QuestionWhat can I do to get the director to see me as the character I hope to play?wikiHow ContributorCommunity AnswerResearch the character you want and find out who they are - what's their personality like, what is their singing style, etc. Find an audition song that matches the genre of what the character typically sings. When you're acting, take some of the typical quirks that character has and make them your own. Be unique and do your research and it'll put you a step above the competition.Thanks!
QuestionHow do i compete against an older girl who has more experience?wikiHow ContributorCommunity AnswerTry your absolute best! Though she may have more experience, you still might have a chance of getting the role you want.Thanks!
QuestionWhat should I wear to an audition?wikiHow ContributorCommunity AnswerWear comfortable clothes that you can move around in if dancing is a component. Otherwise, keep your outfit simple so as not to distract from your performance.Thanks!
QuestionWhat if I have major stage fright, but I really want to be some kind of important character. How do I prepare for something like that?wikiHow ContributorCommunity AnswerStart out auditioning for supporting characters for your first couple of plays. Then work your way up.Thanks!
QuestionWhat do I do if I don't get a part in the play?wikiHow ContributorCommunity AnswerTry to take it calmly and don't be upset or angry or demand another audition. Not everyone will get in; sometimes too many people tried out and they can't let everyone in. It doesn't mean you did badly, they just did not have a spot for you.Thanks!
QuestionHow do I recover if I mess up a singing part?wikiHow ContributorCommunity AnswerJust act like it never happened and keep going. The director might see that you messed up, but the audience will likely not know any different if you keep going and act like nothing happened. It is very professional if you keep going.Thanks!
QuestionHow do I make my own school play?wikiHow ContributorCommunity AnswerYou have to think of the basics: What is the plot? Who are the main characters? Most school plays are not morbid or disturbing and normally don't have a sad ending. However, most of the time the audience is left with a message. Don't start with a musical; musicals are much harder to write.Thanks!
QuestionI'm great at acting, but the part I want requires singing, and I'm not a good singer. Should I still try out?wikiHow ContributorCommunity AnswerYou should definitely try out. Maybe you're not as bad as you think. Even if you are, if you're absolutely right for the part, the director might be able to give you some tips for improving, or even tweak the part to include less singing.Thanks!
QuestionWhat if I never get any parts that I want and always get smaller parts?wikiHow ContributorCommunity AnswerJust be cheerful and work extra hard. This will show the director you are ready for a lead.Thanks!
- If you are trying out for a character and a more experienced classmate is trying out for the same character,do notback down to them and give up. Maybe the director will think you're more suitable for the role than that more experienced person is.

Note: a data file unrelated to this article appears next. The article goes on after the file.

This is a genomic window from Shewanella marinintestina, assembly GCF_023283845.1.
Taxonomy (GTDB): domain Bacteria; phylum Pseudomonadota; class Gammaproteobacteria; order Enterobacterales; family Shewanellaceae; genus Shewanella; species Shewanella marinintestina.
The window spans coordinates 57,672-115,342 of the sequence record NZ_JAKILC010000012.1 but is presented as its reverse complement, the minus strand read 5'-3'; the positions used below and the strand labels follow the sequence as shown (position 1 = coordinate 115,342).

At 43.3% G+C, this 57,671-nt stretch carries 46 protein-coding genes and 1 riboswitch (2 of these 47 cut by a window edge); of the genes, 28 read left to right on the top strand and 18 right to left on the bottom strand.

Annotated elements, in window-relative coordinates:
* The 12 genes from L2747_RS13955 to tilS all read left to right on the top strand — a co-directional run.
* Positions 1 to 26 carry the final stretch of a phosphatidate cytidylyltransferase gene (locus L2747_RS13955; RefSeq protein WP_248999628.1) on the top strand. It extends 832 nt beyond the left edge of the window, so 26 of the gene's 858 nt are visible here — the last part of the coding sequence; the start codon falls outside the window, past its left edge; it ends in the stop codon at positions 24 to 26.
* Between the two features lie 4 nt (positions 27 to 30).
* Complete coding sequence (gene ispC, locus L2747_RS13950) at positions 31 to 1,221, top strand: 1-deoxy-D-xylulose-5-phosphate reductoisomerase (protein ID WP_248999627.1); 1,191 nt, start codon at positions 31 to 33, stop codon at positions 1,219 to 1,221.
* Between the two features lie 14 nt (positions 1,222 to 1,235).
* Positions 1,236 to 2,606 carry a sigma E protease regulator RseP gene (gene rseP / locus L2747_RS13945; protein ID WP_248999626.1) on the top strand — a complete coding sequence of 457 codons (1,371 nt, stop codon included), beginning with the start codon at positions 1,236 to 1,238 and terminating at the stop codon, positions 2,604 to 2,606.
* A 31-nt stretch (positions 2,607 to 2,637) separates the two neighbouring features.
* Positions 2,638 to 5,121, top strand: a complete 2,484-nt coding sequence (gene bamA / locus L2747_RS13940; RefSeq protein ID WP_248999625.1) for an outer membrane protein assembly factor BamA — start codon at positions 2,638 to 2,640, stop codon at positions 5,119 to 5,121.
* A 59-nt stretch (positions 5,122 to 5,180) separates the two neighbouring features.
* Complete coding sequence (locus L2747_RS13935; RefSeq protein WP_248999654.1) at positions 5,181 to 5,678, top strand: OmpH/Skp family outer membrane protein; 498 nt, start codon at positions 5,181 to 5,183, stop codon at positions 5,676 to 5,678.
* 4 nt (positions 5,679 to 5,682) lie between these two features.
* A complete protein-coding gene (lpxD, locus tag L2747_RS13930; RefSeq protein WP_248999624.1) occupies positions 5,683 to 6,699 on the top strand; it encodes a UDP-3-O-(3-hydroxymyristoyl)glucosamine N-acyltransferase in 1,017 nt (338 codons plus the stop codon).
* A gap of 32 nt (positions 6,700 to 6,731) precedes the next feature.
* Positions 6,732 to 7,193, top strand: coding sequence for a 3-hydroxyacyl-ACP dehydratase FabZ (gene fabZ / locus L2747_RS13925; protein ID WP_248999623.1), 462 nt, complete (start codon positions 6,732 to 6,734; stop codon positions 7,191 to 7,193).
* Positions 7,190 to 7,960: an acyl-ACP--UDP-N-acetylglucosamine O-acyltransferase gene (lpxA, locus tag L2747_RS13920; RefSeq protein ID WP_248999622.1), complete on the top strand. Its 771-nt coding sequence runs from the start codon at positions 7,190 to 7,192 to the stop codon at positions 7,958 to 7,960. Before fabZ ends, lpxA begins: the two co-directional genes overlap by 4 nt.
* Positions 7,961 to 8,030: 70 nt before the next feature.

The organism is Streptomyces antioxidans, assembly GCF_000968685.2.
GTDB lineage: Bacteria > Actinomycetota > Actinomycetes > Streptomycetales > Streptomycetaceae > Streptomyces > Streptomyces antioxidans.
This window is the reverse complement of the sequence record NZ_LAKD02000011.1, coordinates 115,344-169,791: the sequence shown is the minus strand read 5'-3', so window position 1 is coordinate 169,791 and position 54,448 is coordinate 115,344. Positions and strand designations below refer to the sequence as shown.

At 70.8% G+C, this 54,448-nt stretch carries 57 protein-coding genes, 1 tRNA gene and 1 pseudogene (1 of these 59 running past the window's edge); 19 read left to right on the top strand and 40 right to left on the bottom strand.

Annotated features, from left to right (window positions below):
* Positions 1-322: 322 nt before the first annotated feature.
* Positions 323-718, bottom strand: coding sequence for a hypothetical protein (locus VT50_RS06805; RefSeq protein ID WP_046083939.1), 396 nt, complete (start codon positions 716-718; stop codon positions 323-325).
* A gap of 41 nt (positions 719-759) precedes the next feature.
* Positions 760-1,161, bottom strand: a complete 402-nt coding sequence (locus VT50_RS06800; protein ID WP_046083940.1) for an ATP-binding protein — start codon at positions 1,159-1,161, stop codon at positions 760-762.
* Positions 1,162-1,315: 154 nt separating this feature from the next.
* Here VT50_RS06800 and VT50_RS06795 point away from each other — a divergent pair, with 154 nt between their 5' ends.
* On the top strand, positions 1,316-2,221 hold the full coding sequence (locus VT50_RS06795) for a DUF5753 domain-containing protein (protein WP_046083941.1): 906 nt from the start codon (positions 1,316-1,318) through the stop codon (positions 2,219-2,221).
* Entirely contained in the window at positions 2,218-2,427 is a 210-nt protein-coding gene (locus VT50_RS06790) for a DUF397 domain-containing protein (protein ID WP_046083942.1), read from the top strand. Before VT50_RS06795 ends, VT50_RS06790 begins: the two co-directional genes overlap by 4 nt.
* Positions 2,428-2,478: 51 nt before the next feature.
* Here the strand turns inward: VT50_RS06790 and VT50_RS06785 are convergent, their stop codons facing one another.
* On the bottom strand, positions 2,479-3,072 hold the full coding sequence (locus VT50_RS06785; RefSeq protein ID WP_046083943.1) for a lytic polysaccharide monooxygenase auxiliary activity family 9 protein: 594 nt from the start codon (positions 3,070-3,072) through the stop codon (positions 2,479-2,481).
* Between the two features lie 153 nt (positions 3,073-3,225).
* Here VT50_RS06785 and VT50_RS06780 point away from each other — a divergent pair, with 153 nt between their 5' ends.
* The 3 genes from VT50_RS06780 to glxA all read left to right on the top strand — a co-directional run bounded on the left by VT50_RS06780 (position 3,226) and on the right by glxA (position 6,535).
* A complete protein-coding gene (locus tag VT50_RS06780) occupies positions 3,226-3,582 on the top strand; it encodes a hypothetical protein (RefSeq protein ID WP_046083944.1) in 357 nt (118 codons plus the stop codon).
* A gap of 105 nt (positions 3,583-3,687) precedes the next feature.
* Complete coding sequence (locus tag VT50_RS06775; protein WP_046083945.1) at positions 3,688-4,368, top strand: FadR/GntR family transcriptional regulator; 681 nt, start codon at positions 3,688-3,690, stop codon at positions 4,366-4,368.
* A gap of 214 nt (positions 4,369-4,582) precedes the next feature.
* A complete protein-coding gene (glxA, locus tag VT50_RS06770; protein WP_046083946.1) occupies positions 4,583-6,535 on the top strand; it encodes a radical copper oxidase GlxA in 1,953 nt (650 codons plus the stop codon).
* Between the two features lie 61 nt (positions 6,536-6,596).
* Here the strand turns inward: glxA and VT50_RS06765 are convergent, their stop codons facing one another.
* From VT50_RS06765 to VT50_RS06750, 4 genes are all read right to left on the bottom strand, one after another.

- It's extremely important not to obsess or psyche yourself up too much, because if things don't go exactly as you imagine, the result will be crushing to your self esteem. Above all, do not 'expect' the main role or the one you're trying out for. Be open to any part.
- If there is a dancing tryout, make sure you've stretched, had enough sleep and have figured out what devices you can use to remember physical movements. For example, do you connect movements to music or lyrics or do you somehow remember them naturally without a specific aid?
- If you are nervous before your turn, imagine yourself confidently standing before the audience, executing a flawless performance, then returning to your seat proudly. If you can envision it, you can do it!
- Put yourself into your character, it helps.
- Some schools might offer musicals/plays where everyone gets a part. Doing those gets you ready for real auditions.
- Make sure you get along with your choir director, especially if he is a critical one, because this might impact your part in the musical or if you even make it. If you don't get along with your choir director, or you have enough of him in one day; just forget it and move on with life.
- Centering yourself and becoming the character takes the focus of you and puts it on the character you are playing. In simpler terms, if you have a singing part make it seem like you aren't singing, make it seem like the character is.
- Even if you think you aren't very good at singing, dancing, or acting, don't show it. Try to make the director think that you are!
- Before the audition, take a minute to get into character. Imagine your character. Think about his/her quirks, accents actions etc. Also think about the emotions that you are going to put in your monologue.
- Pretend you're good at it. You're auditioning, same as everyone else, and you are just as nervous as everyone else is. More experienced people may be better at handling themselves, but just remember that everyone at the audition is in the same boat as you are.
- If you have a singing part, drink lots of water the day before.
- Don't back down just because there are going to be a lot of people trying out for it. Be confident! If you can dream it you can do it.
- When you first start auditioning, start with a small part. Then after 2-3 plays or musicals you have the experience to go for a bigger part.
- If you get a lead, prepare to be consumed with memorizing lines, singing constantly, attending rehearsals. You will also have to push every other aspect of your life aside including boyfriends or girlfriends, parties, schoolwork (to a point), playing on the computer, relaxing... everything. You will be working constantly. If you want a lead, be sure you love the theatre.
- If you try out for a role that you do not get, and you are still in the play, do not sulk. Be happy with the role you got. If you don't, and you try out for something next year, chances are the director won't pick you because of your behavior this time. Try to always be confident in what you're doing.
- There is a chance you will not get any part when you audition. They might just not feel you have enough experience, or not the correct type. Do not get discouraged. Keep looking, keep studying and keep going to auditions.